was a house on fire
a room — aglow
in the red REM disappearing
embers dimming into
It was a room of my own
preparation kindling split
and stacked over yesterday
news papers I’d spark
It wasn’t a games room
it wasn’t a Sunday afternoon
it was the warmth an evening hug
a Mother’s love a Father’s tug
it was winter chased sawdust erased
my room a chore a childhood whore
a mortared mantle — my father’s hands —
of gathered larch set afire
by vestal virgin of thirteen — nay,
eighteen till the fire went out —
I lay in its heat tracing it dying life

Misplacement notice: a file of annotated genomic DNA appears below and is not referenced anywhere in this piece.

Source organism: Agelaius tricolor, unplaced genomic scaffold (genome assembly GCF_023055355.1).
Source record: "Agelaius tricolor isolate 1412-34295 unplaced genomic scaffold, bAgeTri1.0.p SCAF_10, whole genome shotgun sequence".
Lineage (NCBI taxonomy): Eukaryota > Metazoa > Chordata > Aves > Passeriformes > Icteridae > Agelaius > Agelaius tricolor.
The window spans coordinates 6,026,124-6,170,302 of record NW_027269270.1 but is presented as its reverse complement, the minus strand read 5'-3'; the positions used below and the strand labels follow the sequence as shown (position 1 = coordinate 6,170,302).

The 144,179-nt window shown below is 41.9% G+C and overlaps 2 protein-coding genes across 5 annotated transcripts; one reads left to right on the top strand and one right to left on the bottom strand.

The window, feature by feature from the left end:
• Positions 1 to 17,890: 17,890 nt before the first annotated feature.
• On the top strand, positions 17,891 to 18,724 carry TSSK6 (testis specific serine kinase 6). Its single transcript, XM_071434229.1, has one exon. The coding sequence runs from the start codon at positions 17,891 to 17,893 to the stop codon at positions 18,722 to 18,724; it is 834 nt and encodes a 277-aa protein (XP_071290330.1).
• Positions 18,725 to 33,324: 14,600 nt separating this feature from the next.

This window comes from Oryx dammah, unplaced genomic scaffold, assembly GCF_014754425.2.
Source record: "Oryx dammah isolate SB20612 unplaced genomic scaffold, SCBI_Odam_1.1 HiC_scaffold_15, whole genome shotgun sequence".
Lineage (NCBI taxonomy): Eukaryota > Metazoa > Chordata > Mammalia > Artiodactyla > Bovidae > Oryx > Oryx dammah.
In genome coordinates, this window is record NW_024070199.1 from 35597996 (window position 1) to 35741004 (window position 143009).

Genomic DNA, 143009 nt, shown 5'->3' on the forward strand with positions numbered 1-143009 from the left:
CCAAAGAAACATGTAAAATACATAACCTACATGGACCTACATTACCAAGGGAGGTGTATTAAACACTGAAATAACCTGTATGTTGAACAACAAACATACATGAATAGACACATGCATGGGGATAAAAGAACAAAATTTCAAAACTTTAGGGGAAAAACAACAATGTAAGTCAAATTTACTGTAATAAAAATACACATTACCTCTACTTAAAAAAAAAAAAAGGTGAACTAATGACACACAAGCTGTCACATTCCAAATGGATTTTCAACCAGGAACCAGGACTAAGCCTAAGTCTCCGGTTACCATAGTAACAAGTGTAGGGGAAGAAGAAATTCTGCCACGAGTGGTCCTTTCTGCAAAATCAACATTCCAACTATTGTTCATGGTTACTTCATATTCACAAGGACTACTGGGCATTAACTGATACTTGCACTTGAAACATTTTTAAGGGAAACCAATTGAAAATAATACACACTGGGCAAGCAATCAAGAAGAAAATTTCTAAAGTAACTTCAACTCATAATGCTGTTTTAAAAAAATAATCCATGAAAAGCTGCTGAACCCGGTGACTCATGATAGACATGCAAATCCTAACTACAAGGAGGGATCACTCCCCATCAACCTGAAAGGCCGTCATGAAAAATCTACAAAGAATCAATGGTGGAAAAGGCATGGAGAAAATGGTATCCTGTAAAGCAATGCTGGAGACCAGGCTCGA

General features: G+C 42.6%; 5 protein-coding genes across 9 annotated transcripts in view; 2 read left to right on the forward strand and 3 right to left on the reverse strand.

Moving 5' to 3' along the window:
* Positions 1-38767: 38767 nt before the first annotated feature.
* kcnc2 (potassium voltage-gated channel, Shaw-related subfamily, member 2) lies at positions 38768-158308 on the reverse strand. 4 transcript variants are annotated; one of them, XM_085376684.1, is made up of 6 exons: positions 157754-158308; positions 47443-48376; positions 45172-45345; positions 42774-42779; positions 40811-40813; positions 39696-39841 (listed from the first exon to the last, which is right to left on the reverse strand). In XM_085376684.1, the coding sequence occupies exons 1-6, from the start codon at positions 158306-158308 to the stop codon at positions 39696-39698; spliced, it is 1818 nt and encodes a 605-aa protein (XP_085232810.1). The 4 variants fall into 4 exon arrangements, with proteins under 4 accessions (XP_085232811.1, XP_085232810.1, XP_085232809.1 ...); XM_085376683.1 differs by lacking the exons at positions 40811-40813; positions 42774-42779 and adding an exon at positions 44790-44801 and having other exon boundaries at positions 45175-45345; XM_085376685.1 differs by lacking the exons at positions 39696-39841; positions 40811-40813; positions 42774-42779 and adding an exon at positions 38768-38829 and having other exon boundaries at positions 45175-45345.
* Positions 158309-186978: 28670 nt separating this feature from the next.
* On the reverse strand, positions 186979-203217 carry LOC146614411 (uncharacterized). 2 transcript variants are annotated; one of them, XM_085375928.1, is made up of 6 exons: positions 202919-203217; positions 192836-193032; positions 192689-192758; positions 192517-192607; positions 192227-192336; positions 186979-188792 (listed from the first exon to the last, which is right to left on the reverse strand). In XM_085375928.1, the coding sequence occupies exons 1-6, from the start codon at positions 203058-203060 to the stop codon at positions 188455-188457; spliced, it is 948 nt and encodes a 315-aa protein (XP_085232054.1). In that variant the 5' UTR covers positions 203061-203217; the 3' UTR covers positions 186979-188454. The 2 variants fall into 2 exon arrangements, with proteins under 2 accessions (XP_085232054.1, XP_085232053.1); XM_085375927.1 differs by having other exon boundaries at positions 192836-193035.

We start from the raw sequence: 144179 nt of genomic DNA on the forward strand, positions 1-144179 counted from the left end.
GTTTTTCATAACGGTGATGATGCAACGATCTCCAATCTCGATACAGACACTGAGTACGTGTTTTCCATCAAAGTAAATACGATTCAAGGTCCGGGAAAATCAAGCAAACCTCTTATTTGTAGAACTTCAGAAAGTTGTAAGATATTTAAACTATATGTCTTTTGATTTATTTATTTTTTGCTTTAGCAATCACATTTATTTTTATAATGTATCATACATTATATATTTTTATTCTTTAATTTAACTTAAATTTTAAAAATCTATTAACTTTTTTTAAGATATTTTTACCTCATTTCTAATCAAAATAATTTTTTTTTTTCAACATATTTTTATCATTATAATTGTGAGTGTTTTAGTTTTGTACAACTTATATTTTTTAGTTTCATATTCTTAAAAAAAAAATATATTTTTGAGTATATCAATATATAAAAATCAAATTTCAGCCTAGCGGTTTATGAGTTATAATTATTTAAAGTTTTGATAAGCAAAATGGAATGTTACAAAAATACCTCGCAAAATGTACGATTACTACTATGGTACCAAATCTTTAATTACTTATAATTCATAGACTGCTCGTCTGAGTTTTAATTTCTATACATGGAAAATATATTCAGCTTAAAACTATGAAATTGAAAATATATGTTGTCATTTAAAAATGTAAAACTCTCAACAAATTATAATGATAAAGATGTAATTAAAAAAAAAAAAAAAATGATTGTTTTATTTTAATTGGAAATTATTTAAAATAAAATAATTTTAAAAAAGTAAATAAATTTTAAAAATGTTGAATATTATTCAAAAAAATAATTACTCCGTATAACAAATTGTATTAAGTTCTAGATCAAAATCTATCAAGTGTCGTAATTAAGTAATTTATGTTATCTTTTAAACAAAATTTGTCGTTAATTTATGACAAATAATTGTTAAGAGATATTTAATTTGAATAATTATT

the ebb and flow a wasting light
hot — always burning — never warm
searching the smoke’s ascent for answers
for meaning learning discerning
my Room — my living room.
Submitted as part of “National/Global Poetry Writing Month” (#NaPoWriMo #GloPoWriMo).
Today’s prompt: Day Twenty-Eight: Today’s (optional) prompt is brought to us by the Emily Dickinson Museum. First, read this brief reminiscence of Emily Dickinson, written by her niece. And now, here is the prompt that the museum suggests:
Martha Dickinson Bianchi’s description of her aunt’s cozy room, scented with hyacinths and a crackling stove, warmly recalls the setting decades later. Describe a bedroom from your past in a series of descriptive paragraphs or a poem. It could be your childhood room, your grandmother’s room, a college dormitory or another significant space from your life.
30 Poems in 30 Days
All text and photography © Dale Schierbeck
…. more of my original Poetry on EatsWritesShoots here.